There’s always a silver lining: Once you hit rock bottom, there is nowhere to go but up.
Unfortunately for Bear fans, Cal men’s soccer has proven that age-old adage horribly wrong. It hit rock bottom and instead of heading back up, it decided to move sideways. The Bears are now 0-3 in the Pac-12 after facing losses to SDSU, UCLA and now Stanford.
The matchup became a goalfest for Stanford, with the Cardinal scoring in the third minute and racking up multiple goals during the first and second halves. Ousseni Bouda, the Cardinal’s forward, was the focus of great envy for Cal fans — Bouda found his opportunities to score through holes in the blue and gold’s defense, totaling two goals and two assists by the end of the game.
The Bears were awarded a penalty kick in the second half of the game: Sophomore forward Nate Carrasco took the penalty kick and managed to send it into the back of the net. However, the goal was left unrecorded as a Cal player was called by the referee for rushing into the box during the kick. Carrasco was allowed a second attempt, but by that point Cardinal keeper Matt Frank had gotten a read on the forward and kept the scoreboard empty on the Bears’ side.
Surprising considering their 5-0 loss, the blue and gold were actually favored heading into the match. The records of both teams were practically identical — Stanford suffered losses against UCLA, SDSU and Saint Mary’s and tied against San Jose State, a near replica of Cal’s statistics. With Stanford’s shot on goal percentage at .424, comfortably below Cal’s .473, not even head coach Kevin Grimes could have predicted a five-goal takeover from a team whose on-goal average was lower than their own.
“We have got six days of practice over the next eight days,” Grimes said as he prepared for the showdown against the Cardinal. “We have got a lot of training ahead of us which is great. … We will try to utilize that as much as we can and improve.”
If aiming for improvement was the goal, much like the Bears’ attempts at scoring, the target was missed.
For several seasons, Cal has been known for its ironclad defense. However, the defensive line left much to be desired, as even the center-back could be seen trying to get up to the goal to equalize the score. This pattern left redshirt sophomore goalkeeper Collin Travasos as quite literally the last man standing. In a sea of forwards with no defender in sight, Travasos managed to get the first touch on Stanford’s shots, yet the bounce-off (intended to be received by his defense) was not deflected because the entire back of the field insisted on fighting near the front line.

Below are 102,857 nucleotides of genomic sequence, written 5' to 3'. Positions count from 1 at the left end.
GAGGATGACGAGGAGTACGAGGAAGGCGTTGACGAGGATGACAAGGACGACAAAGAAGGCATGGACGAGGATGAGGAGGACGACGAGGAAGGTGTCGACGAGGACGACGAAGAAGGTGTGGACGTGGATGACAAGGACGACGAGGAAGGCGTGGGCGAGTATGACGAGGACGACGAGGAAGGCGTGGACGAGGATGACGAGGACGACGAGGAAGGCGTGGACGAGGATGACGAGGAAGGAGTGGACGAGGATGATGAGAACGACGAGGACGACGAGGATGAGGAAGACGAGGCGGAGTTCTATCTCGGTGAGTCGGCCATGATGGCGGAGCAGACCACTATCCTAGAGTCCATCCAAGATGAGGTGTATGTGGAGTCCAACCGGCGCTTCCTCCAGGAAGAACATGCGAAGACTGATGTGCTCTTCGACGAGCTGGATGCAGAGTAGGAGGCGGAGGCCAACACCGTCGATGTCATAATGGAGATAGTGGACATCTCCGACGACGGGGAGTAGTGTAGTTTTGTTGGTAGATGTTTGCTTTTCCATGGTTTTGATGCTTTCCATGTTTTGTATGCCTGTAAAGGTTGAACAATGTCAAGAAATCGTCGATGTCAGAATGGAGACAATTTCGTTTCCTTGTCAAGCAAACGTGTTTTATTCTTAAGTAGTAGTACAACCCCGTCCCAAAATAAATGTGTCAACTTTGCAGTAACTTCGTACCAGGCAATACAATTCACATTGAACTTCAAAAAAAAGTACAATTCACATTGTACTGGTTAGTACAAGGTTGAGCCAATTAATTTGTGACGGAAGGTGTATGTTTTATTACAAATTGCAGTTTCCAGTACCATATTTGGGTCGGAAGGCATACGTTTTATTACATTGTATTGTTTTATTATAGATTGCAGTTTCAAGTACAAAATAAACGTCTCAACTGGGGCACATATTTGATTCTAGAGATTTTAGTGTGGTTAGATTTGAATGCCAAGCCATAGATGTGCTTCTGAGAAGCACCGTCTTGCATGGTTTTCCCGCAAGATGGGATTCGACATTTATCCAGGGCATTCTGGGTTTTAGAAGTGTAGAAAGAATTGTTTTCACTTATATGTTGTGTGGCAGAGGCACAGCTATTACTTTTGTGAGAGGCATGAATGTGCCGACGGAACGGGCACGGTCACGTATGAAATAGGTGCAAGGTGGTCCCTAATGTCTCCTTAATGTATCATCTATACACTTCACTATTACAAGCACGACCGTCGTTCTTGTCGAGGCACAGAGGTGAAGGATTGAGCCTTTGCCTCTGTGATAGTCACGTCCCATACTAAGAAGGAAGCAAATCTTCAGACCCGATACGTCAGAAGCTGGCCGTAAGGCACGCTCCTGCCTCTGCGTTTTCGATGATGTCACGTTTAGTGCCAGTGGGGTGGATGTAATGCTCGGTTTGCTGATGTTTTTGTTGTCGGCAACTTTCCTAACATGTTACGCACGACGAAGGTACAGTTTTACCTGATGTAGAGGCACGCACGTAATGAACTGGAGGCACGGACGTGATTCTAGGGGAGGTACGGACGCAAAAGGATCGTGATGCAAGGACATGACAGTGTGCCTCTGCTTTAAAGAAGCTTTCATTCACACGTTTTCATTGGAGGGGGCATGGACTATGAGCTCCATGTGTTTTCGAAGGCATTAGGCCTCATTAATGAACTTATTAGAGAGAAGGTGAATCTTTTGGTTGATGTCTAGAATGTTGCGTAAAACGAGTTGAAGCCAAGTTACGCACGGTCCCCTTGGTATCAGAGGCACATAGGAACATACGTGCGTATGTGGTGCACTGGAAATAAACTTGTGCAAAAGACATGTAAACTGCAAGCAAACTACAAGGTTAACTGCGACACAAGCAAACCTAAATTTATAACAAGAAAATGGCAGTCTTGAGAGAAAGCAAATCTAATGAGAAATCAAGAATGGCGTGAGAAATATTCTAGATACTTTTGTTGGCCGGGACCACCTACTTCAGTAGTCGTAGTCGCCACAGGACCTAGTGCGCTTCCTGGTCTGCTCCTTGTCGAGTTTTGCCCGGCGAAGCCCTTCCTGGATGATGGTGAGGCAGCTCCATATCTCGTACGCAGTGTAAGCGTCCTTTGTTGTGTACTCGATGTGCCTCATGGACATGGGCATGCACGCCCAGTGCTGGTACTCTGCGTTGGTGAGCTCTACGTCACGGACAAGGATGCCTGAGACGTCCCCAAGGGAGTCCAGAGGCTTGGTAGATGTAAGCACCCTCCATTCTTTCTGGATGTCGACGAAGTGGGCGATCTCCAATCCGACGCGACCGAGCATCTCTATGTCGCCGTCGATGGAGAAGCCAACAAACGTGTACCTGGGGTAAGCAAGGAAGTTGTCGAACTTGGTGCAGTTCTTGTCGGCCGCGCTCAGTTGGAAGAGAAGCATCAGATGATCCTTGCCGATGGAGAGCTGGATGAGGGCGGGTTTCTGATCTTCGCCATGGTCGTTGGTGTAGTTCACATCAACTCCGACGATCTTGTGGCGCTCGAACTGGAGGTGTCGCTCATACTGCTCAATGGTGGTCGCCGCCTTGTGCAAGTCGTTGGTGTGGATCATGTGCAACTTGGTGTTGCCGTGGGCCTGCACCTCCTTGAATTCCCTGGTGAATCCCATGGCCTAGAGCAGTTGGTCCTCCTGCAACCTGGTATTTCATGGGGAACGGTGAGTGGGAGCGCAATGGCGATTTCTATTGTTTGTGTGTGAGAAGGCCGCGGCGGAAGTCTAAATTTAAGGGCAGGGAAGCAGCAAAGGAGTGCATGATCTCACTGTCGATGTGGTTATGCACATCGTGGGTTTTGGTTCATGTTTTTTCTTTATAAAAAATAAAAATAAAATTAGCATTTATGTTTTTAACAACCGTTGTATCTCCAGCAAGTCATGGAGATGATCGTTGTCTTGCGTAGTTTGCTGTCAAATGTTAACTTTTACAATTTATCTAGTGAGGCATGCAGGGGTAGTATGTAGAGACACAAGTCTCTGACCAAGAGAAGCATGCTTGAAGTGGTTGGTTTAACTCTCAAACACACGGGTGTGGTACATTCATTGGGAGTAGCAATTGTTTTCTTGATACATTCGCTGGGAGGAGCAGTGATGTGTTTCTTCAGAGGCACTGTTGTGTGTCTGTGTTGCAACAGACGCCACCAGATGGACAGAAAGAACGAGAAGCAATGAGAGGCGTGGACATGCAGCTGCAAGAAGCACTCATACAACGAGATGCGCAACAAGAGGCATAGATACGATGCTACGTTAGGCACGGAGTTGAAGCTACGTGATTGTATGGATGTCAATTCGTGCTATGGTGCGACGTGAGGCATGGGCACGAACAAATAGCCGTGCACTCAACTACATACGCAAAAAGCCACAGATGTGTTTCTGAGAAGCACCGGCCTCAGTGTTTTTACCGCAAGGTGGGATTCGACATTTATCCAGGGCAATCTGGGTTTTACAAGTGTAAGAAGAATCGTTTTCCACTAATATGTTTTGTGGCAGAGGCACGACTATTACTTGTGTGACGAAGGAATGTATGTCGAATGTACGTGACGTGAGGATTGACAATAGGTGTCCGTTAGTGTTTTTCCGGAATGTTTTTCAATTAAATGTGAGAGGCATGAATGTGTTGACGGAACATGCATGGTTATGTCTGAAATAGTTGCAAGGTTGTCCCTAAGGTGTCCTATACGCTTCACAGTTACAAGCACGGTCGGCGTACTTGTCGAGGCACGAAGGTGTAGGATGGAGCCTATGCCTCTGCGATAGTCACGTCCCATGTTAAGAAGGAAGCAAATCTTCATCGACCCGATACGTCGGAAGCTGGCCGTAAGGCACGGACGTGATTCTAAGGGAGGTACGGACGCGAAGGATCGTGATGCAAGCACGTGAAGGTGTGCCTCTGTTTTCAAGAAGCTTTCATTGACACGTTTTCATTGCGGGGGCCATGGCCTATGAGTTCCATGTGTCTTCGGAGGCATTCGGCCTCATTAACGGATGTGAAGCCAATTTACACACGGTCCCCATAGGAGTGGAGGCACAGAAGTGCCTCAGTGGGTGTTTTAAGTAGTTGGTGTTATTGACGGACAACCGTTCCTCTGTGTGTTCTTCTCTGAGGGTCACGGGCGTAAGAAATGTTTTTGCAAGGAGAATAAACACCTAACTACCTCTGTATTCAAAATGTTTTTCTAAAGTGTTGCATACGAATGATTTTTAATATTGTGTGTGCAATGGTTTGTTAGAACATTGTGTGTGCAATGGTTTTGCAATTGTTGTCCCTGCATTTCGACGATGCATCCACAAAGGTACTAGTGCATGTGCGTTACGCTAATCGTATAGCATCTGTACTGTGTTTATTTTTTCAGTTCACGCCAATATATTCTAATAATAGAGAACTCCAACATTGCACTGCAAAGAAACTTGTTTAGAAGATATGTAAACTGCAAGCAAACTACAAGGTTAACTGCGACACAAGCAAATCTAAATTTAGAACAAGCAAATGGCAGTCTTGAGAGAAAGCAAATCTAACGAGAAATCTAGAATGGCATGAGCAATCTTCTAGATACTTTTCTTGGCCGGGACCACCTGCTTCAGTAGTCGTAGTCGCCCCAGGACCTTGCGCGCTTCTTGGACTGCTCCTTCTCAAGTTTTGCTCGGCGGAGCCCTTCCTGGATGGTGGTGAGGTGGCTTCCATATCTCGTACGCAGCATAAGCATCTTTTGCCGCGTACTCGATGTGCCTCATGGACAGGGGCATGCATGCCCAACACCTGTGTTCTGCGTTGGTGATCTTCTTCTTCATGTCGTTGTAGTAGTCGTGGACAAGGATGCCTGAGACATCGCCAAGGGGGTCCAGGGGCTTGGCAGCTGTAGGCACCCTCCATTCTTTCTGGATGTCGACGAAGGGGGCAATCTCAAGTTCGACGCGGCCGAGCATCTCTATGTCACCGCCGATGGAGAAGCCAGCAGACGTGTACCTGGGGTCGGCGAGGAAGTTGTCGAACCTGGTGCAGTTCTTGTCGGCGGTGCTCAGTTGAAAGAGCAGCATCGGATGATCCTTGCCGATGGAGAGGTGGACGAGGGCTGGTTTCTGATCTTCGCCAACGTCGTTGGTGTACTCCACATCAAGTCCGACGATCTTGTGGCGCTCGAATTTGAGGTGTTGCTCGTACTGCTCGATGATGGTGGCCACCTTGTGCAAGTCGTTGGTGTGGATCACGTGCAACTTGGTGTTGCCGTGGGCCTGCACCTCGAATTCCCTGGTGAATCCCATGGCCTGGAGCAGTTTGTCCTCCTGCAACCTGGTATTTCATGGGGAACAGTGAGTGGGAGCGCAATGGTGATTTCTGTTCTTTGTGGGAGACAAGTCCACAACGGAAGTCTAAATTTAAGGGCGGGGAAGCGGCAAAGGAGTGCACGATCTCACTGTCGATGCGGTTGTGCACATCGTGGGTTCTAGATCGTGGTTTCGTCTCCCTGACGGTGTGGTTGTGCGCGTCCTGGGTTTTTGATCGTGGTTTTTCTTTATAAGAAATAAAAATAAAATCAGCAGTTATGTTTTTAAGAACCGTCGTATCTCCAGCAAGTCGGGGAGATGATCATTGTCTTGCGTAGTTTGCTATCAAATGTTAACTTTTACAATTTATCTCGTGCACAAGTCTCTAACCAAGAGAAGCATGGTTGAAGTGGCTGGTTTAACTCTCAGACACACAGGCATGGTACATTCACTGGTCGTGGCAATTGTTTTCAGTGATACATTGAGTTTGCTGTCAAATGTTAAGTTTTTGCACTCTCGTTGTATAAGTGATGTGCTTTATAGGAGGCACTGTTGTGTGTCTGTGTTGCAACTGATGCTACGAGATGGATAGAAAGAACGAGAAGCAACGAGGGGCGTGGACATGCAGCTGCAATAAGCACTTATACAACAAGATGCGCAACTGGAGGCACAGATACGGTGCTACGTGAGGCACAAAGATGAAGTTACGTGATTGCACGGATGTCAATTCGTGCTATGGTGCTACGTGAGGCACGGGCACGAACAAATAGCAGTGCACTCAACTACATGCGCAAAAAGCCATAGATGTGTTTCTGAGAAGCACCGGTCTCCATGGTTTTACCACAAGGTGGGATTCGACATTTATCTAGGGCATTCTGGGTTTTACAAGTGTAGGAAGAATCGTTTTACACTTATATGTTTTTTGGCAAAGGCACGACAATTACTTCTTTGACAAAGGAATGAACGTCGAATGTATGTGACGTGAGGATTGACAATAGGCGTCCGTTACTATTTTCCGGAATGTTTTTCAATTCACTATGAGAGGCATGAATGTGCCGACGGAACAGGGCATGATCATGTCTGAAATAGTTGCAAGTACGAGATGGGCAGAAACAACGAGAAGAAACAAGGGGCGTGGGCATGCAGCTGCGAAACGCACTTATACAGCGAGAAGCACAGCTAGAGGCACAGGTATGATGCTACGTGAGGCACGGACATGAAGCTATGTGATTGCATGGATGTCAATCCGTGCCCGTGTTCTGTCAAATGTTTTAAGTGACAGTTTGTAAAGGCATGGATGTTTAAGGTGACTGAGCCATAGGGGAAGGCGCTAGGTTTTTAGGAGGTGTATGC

These are patterns the Bears will likely focus on remedying as another battle against a Pac-12 opponent swiftly approaches. Their next match is scheduled for Oct. 7 against Oregon State.
The last time the blue and gold met Oregon State, the Bears walked away with a 1-0 win, even though Cal lost to the Beavers 4-0 earlier that same season. Cal fans can hope that this is a sign that the men’s soccer team is capable of redeeming themselves, even after a tragic loss.
The season has been going in an odd and unpredictable direction for the Bears. They’ve lost to teams that were deemed beatable while tying or defeating their tougher opponents. How the Bears fare against Oregon State — a team that has been playing fantastically this season — is impossible to predict. However, the Beavers recently came out on top against the Bruins and the Aztecs, both teams which handed Cal losses on a blue-and-gold platter.
Oregon State outshot SDSU 19-4 and UCLA 16-9, further proving that the Bears’ defense needs to get its act together, or else the team could finish 0-11 in the Pac-12. The back line that Cal fans know and love needs to make a reappearance, otherwise the Beavers’ 2.25 goals-per-game average could make the blue and gold’s mere 1.00 fare worse than it already does.
Whether the Bears take their 5-0 loss against Stanford as a reason to try harder or a reason to give up is a contentious subject. If the past serves as any precedent, fans should hold onto hope as long as they can — there might not be much to grasp at in the future.